Does Equitrans Midstream (NYSE:ETRN) Have A Healthy Balance Sheet?

By
Simply Wall St
Published
November 30, 2021
NYSE:ETRN
Source: Shutterstock

Howard Marks put it nicely when he said that, rather than worrying about share price volatility, 'The possibility of permanent loss is the risk I worry about... and every practical investor I know worries about.' So it seems the smart money knows that debt - which is usually involved in bankruptcies - is a very important factor, when you assess how risky a company is. We note that Equitrans Midstream Corporation (NYSE:ETRN) does have debt on its balance sheet. But the real question is whether this debt is making the company risky.

When Is Debt A Problem?

Generally speaking, debt only becomes a real problem when a company can't easily pay it off, either by raising capital or with its own cash flow. In the worst case scenario, a company can go bankrupt if it cannot pay its creditors. However, a more usual (but still expensive) situation is where a company must dilute shareholders at a cheap share price simply to get debt under control. Of course, plenty of companies use debt to fund growth, without any negative consequences. When we think about a company's use of debt, we first look at cash and debt together.

Check out our latest analysis for Equitrans Midstream

What Is Equitrans Midstream's Debt?

As you can see below, Equitrans Midstream had US$7.08b of debt, at September 2021, which is about the same as the year before. You can click the chart for greater detail. However, it also had US$194.2m in cash, and so its net debt is US$6.88b.

debt-equity-history-analysis
NYSE:ETRN Debt to Equity History December 1st 2021

A Look At Equitrans Midstream's Liabilities

According to the last reported balance sheet, Equitrans Midstream had liabilities of US$318.2m due within 12 months, and liabilities of US$8.21b due beyond 12 months. On the other hand, it had cash of US$194.2m and US$255.6m worth of receivables due within a year. So its liabilities total US$8.08b more than the combination of its cash and short-term receivables.

This deficit casts a shadow over the US$4.16b company, like a colossus towering over mere mortals. So we'd watch its balance sheet closely, without a doubt. After all, Equitrans Midstream would likely require a major re-capitalisation if it had to pay its creditors today.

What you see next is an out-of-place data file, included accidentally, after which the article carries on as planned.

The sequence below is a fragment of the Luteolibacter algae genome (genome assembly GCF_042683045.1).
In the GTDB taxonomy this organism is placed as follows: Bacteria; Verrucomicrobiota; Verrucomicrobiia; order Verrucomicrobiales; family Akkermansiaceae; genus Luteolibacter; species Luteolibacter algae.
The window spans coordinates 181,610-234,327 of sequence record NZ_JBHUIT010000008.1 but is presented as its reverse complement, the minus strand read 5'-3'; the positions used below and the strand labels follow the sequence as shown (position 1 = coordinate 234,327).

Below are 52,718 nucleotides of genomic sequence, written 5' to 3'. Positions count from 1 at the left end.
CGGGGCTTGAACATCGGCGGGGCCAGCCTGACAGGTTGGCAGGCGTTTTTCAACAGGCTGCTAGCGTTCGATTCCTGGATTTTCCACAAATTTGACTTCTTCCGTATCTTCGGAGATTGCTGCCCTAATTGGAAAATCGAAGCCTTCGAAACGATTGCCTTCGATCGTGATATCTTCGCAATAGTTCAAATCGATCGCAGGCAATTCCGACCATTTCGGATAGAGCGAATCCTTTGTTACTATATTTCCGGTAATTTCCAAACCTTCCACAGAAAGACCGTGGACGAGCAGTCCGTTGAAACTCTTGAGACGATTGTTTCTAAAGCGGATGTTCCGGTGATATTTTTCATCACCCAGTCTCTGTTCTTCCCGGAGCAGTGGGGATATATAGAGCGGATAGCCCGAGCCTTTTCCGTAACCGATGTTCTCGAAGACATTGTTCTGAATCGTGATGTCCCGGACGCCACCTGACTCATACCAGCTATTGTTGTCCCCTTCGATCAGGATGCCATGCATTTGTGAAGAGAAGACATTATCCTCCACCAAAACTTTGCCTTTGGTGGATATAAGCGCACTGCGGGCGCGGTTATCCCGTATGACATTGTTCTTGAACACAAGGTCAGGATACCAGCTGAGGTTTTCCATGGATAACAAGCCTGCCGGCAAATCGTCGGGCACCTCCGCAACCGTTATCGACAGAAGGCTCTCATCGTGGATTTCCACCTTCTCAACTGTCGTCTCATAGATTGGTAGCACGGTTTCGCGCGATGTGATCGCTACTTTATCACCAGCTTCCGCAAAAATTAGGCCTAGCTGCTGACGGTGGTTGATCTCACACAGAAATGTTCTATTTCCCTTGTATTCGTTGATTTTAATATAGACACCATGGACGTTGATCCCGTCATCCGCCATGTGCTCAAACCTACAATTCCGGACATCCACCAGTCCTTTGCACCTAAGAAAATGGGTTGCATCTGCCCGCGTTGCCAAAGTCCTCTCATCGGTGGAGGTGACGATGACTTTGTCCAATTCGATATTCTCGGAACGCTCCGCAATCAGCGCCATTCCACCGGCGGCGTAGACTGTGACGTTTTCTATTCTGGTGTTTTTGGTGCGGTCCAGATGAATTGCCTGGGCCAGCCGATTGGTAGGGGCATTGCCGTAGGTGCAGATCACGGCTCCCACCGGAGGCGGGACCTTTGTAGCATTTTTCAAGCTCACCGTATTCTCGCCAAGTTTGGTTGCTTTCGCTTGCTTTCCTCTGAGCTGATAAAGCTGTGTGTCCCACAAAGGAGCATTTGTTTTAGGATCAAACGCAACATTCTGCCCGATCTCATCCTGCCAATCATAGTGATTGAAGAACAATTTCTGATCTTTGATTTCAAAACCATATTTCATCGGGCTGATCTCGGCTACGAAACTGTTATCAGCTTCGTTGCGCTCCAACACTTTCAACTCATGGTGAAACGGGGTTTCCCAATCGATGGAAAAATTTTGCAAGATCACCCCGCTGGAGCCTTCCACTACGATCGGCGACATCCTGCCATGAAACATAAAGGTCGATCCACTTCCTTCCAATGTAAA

In order to size up a company's debt relative to its earnings, we calculate its net debt divided by its earnings before interest, tax, depreciation, and amortization (EBITDA) and its earnings before interest and tax (EBIT) divided by its interest expense (its interest cover). Thus we consider debt relative to earnings both with and without depreciation and amortization expenses.

Equitrans Midstream shareholders face the double whammy of a high net debt to EBITDA ratio (6.0), and fairly weak interest coverage, since EBIT is just 2.2 times the interest expense. This means we'd consider it to have a heavy debt load. Investors should also be troubled by the fact that Equitrans Midstream saw its EBIT drop by 17% over the last twelve months. If things keep going like that, handling the debt will about as easy as bundling an angry house cat into its travel box. There's no doubt that we learn most about debt from the balance sheet. But ultimately the future profitability of the business will decide if Equitrans Midstream can strengthen its balance sheet over time. So if you want to see what the professionals think, you might find this free report on analyst profit forecasts to be interesting.

Finally, while the tax-man may adore accounting profits, lenders only accept cold hard cash. So the logical step is to look at the proportion of that EBIT that is matched by actual free cash flow. Looking at the most recent three years, Equitrans Midstream recorded free cash flow of 38% of its EBIT, which is weaker than we'd expect. That weak cash conversion makes it more difficult to handle indebtedness.

Our View

On the face of it, Equitrans Midstream's net debt to EBITDA left us tentative about the stock, and its level of total liabilities was no more enticing than the one empty restaurant on the busiest night of the year. Having said that, its ability to convert EBIT to free cash flow isn't such a worry. Taking into account all the aforementioned factors, it looks like Equitrans Midstream has too much debt. That sort of riskiness is ok for some, but it certainly doesn't float our boat. There's no doubt that we learn most about debt from the balance sheet. However, not all investment risk resides within the balance sheet - far from it. For example Equitrans Midstream has 2 warning signs (and 1 which is significant) we think you should know about.

When all is said and done, sometimes its easier to focus on companies that don't even need debt. Readers can access a list of growth stocks with zero net debt 100% free, right now.

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